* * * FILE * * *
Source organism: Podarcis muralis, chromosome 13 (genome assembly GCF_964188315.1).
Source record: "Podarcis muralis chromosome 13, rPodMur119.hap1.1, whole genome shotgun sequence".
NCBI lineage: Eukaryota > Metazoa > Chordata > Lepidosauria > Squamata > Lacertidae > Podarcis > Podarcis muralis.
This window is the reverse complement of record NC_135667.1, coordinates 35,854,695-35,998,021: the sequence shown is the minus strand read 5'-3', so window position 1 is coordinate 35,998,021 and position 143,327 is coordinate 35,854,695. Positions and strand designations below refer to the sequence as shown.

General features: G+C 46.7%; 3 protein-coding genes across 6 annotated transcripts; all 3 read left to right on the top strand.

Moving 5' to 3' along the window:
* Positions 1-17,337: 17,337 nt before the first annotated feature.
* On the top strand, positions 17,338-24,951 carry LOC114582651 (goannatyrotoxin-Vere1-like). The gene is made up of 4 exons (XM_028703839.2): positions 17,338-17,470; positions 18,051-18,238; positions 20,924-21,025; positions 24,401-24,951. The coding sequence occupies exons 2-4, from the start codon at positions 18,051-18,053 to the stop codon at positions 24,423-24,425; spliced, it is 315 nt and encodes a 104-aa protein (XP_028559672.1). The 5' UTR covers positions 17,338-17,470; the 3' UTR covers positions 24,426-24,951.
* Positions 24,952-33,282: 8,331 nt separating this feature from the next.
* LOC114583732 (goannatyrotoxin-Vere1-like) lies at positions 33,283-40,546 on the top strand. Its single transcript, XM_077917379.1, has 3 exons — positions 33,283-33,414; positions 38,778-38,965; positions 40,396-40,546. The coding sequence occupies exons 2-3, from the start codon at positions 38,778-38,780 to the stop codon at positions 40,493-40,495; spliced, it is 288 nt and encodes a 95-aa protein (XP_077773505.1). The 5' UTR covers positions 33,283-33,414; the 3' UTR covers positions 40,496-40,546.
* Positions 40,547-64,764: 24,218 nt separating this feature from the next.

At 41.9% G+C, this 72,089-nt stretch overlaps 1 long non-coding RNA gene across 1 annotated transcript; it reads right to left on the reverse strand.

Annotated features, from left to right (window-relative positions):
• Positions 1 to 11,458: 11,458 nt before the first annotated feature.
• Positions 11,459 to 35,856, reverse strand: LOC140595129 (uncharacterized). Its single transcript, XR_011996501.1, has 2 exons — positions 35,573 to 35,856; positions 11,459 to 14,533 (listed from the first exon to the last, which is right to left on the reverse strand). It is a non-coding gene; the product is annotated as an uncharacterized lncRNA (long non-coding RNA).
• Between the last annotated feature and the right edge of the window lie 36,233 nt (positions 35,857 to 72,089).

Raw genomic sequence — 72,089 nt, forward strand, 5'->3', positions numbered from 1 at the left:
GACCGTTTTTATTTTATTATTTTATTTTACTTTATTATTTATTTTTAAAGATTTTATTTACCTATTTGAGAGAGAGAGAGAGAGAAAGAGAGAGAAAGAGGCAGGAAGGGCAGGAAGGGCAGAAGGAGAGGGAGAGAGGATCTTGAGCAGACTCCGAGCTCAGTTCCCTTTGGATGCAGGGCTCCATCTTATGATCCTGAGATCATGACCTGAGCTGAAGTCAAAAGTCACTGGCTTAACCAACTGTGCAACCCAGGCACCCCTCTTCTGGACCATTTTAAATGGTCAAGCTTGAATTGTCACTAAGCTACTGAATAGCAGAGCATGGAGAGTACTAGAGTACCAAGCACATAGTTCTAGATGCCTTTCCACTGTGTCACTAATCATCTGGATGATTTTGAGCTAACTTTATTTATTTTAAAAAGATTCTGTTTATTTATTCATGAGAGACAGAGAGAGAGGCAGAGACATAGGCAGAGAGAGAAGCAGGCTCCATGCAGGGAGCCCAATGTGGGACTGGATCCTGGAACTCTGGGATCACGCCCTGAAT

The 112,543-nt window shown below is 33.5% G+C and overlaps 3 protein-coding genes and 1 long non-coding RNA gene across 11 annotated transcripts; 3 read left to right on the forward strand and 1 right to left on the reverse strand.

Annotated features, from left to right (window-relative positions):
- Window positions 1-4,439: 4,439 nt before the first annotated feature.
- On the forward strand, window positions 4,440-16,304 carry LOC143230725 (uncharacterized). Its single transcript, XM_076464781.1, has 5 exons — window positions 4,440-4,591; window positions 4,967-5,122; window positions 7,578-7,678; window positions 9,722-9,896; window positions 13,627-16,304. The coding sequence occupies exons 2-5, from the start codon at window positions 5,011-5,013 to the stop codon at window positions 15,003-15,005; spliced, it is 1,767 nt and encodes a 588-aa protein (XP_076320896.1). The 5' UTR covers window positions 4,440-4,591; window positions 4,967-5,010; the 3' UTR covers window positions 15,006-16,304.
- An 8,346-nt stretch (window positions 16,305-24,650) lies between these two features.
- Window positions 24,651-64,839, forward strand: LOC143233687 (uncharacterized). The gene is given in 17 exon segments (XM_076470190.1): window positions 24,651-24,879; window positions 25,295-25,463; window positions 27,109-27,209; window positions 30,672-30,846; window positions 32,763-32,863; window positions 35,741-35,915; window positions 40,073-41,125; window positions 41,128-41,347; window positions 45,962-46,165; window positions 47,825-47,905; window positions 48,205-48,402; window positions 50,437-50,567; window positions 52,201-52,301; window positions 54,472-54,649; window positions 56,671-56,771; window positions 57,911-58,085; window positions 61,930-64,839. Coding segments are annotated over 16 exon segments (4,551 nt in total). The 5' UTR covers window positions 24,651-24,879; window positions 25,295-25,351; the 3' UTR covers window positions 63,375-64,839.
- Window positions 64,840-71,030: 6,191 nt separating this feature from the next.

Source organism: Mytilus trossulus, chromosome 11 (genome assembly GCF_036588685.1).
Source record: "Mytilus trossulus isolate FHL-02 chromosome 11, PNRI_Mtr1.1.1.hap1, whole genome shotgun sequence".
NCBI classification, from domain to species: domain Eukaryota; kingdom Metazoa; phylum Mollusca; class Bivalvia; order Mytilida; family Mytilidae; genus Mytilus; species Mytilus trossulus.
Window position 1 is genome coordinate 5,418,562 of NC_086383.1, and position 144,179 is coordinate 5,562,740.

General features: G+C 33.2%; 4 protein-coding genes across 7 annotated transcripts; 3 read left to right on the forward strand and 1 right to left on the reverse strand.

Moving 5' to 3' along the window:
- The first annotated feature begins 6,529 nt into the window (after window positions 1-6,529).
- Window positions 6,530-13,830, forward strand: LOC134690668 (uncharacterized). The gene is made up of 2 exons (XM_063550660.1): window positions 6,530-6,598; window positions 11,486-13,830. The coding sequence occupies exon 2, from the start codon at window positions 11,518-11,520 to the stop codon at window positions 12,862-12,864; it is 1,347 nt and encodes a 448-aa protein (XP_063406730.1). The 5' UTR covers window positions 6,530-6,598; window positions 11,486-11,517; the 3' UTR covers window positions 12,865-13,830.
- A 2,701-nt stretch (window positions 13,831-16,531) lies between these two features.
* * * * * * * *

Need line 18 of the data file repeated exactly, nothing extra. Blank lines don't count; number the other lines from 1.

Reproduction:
GACCGTTTTTATTTTATTATTTTATTTTACTTTATTATTTATTTTTAAAGATTTTATTTACCTATTTGAGAGAGAGAGAGAGAGAAAGAGAGAGAAAGAGGCAGGAAGGGCAGGAAGGGCAGAAGGAGAGGGAGAGAGGATCTTGAGCAGACTCCGAGCTCAGTTCCCTTTGGATGCAGGGCTCCATCTTATGATCCTGAGATCATGACCTGAGCTGAAGTCAAAAGTCACTGGCTTAACCAACTGTGCAACCCAGGCACCCCTCTTCTGGACCATTTTAAATGGTCAAGCTTGAATTGTCACTAAGCTACTGAATAGCAGAGCATGGAGAGTACTAGAGTACCAAGCACATAGTTCTAGATGCCTTTCCACTGTGTCACTAATCATCTGGATGATTTTGAGCTAACTTTATTTATTTTAAAAAGATTCTGTTTATTTATTCATGAGAGACAGAGAGAGAGGCAGAGACATAGGCAGAGAGAGAAGCAGGCTCCATGCAGGGAGCCCAATGTGGGACTGGATCCTGGAACTCTGGGATCACGCCCTGAAT